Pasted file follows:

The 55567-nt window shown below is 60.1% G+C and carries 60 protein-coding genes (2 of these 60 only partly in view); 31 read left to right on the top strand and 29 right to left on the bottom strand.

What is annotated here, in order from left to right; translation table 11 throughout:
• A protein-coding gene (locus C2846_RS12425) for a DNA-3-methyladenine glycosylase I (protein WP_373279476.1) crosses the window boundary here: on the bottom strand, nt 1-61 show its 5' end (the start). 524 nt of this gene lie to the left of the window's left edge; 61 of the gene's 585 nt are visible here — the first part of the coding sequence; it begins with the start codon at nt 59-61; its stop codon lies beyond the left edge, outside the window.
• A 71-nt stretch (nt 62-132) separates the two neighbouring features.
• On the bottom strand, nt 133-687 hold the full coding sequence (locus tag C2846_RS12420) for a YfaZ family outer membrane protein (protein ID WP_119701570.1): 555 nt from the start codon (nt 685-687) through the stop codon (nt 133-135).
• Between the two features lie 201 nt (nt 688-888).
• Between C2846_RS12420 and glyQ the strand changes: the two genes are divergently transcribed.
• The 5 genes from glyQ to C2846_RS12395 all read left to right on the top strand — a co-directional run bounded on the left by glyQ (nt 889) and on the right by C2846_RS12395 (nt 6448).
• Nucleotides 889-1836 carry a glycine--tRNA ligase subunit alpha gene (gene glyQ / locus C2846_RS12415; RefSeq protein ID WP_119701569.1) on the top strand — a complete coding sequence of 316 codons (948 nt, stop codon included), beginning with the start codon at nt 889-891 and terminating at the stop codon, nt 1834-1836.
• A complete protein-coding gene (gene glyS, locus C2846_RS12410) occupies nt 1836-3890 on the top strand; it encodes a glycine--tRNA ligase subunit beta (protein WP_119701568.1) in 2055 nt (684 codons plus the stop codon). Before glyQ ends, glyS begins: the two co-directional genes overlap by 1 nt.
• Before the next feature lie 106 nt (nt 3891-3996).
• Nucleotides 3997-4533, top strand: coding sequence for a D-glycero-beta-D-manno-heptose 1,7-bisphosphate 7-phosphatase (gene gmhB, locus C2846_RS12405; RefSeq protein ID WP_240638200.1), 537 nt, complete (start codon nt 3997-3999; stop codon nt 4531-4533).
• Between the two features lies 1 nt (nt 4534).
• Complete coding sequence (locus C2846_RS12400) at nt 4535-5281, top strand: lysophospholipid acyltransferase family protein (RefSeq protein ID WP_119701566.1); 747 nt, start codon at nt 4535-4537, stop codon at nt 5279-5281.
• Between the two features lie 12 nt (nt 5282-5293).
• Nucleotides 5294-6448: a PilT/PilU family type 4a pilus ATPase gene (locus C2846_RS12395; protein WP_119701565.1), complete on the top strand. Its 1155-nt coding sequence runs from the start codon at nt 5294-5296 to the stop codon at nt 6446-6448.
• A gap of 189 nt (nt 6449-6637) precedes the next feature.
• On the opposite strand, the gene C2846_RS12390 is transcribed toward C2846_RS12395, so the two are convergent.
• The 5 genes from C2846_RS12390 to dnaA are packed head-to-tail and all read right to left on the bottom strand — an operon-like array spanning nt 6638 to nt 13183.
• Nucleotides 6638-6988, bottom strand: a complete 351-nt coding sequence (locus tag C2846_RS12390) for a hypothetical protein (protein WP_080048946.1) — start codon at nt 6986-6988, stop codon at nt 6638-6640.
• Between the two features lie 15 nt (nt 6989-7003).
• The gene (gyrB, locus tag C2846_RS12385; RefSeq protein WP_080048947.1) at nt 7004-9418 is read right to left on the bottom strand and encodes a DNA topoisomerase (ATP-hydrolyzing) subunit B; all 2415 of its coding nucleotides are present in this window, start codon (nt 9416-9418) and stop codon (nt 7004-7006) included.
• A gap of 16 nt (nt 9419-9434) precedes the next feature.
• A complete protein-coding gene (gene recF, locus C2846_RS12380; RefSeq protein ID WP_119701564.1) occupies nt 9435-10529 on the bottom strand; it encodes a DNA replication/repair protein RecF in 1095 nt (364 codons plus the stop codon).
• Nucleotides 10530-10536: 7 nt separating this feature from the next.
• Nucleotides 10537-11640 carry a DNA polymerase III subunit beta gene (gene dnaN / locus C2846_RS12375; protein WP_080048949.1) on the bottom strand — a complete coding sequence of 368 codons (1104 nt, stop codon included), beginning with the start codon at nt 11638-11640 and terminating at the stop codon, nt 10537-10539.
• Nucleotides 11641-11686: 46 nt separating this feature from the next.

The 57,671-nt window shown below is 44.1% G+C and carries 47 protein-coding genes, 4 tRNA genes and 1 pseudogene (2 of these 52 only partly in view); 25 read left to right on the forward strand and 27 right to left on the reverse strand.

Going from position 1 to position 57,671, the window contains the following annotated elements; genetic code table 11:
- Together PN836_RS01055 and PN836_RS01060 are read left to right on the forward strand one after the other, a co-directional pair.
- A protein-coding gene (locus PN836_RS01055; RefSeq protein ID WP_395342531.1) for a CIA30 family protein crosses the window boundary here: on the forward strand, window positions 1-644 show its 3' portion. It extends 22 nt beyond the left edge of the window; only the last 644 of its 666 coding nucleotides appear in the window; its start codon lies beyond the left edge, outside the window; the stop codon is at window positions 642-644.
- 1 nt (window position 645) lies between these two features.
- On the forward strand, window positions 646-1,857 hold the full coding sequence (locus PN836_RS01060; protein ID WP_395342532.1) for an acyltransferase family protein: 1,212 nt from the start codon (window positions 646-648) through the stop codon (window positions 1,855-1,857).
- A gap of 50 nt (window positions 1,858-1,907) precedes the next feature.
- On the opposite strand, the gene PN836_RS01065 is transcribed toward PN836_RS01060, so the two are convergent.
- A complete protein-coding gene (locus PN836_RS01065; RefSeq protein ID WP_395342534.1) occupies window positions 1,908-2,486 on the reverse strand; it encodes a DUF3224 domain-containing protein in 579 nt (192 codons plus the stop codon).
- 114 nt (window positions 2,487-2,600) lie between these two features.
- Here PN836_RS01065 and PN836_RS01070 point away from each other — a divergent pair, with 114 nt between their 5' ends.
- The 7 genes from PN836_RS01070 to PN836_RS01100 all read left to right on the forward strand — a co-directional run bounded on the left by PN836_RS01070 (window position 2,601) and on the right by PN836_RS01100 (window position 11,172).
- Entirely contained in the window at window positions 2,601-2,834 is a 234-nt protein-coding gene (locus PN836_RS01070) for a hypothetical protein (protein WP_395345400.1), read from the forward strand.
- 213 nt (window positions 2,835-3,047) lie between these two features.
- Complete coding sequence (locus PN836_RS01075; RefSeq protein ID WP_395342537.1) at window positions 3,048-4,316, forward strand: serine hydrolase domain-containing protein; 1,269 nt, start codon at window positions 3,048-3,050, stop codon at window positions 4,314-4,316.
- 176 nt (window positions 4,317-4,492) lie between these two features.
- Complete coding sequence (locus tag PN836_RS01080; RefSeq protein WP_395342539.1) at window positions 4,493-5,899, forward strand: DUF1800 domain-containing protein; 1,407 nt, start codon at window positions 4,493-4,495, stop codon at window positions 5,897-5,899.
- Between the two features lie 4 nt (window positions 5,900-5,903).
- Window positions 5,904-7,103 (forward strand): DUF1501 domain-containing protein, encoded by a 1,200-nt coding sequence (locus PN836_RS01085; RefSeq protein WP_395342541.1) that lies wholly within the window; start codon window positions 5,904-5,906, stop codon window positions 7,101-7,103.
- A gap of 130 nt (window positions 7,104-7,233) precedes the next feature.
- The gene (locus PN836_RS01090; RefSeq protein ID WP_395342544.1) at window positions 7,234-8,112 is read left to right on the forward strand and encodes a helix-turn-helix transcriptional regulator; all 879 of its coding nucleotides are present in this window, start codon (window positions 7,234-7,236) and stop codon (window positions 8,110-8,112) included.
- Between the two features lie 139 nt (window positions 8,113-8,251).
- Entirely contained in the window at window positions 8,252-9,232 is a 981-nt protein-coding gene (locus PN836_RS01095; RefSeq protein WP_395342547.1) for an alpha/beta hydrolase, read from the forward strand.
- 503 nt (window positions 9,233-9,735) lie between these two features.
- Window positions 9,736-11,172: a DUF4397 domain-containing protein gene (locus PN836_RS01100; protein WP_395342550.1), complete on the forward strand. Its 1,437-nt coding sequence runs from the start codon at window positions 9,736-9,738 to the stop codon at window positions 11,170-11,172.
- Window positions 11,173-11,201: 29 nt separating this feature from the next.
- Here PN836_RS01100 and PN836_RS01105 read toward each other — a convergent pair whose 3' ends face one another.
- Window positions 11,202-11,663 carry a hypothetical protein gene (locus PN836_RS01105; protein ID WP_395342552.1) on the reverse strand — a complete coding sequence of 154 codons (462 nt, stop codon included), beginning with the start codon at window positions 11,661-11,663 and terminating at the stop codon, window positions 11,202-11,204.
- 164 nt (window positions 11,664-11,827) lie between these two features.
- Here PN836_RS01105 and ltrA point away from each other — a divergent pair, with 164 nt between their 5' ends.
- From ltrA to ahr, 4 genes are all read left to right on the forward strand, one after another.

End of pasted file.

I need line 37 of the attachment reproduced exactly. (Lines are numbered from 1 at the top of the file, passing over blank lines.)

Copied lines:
- 114 nt (window positions 2,487-2,600) lie between these two features.